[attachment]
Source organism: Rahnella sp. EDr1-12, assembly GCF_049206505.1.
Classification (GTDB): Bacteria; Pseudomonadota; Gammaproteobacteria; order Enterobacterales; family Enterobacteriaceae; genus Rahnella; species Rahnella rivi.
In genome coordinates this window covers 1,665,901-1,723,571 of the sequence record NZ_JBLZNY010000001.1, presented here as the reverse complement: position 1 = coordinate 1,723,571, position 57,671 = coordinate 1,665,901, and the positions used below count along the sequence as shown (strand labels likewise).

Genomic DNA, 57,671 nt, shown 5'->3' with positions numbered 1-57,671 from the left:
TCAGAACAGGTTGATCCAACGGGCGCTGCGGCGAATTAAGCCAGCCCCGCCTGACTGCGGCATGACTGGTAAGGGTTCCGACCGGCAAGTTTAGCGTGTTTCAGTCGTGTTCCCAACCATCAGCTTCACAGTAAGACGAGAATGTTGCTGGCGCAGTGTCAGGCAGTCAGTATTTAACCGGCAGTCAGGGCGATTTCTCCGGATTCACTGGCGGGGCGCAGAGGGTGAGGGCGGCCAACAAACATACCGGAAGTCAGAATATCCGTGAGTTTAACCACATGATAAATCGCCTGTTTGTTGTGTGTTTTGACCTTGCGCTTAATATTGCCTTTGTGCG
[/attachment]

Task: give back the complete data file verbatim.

Source organism: Rahnella sp. EDr1-12, assembly GCF_049206505.1.
Classification (GTDB): Bacteria; Pseudomonadota; Gammaproteobacteria; order Enterobacterales; family Enterobacteriaceae; genus Rahnella; species Rahnella rivi.
In genome coordinates this window covers 1,665,901-1,723,571 of the sequence record NZ_JBLZNY010000001.1, presented here as the reverse complement: position 1 = coordinate 1,723,571, position 57,671 = coordinate 1,665,901, and the positions used below count along the sequence as shown (strand labels likewise).

Genomic DNA, 57,671 nt, shown 5'->3' with positions numbered 1-57,671 from the left:
TCAGAACAGGTTGATCCAACGGGCGCTGCGGCGAATTAAGCCAGCCCCGCCTGACTGCGGCATGACTGGTAAGGGTTCCGACCGGCAAGTTTAGCGTGTTTCAGTCGTGTTCCCAACCATCAGCTTCACAGTAAGACGAGAATGTTGCTGGCGCAGTGTCAGGCAGTCAGTATTTAACCGGCAGTCAGGGCGATTTCTCCGGATTCACTGGCGGGGCGCAGAGGGTGAGGGCGGCCAACAAACATACCGGAAGTCAGAATATCCGTGAGTTTAACCACATGATAAATCGCCTGTTTGTTGTGTGTTTTGACCTTGCGCTTAATATTGCCTTTGTGCG